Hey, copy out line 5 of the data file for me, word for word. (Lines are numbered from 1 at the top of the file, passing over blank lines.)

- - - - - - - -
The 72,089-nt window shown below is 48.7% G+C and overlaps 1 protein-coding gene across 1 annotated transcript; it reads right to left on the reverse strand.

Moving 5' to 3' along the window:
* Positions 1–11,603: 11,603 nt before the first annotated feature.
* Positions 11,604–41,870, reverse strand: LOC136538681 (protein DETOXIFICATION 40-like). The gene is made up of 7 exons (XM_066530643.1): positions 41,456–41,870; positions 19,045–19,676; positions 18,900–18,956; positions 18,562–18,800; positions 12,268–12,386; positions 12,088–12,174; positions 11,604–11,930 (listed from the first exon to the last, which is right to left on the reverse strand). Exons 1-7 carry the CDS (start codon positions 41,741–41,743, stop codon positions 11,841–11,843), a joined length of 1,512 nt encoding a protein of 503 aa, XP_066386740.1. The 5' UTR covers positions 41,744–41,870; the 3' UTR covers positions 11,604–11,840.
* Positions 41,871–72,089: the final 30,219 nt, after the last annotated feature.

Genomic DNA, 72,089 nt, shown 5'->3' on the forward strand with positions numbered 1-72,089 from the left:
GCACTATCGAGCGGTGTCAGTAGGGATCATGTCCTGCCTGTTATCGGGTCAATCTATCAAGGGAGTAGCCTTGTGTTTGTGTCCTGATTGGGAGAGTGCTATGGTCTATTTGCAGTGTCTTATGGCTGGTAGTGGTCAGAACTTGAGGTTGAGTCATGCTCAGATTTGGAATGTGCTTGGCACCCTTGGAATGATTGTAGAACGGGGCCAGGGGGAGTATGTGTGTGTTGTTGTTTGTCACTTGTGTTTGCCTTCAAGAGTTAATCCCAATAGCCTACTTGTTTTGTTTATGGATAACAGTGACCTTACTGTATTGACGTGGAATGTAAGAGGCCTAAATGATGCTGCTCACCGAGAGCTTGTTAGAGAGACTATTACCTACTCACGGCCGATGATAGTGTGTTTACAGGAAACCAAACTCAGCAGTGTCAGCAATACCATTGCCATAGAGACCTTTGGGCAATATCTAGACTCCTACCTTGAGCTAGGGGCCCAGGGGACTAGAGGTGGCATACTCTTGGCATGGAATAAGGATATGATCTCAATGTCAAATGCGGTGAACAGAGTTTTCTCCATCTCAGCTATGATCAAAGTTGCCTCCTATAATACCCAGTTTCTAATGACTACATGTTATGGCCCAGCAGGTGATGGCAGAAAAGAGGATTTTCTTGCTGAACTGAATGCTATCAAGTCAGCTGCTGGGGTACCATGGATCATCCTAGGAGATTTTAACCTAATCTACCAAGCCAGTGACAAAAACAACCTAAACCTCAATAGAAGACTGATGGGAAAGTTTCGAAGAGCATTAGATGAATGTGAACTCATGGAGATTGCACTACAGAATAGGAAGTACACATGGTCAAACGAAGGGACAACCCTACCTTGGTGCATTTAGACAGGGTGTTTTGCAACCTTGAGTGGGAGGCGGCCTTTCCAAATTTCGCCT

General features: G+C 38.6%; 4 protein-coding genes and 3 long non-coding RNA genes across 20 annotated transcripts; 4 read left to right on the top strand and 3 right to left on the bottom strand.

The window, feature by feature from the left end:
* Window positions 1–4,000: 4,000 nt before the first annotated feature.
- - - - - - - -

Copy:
* Positions 41,871–72,089: the final 30,219 nt, after the last annotated feature.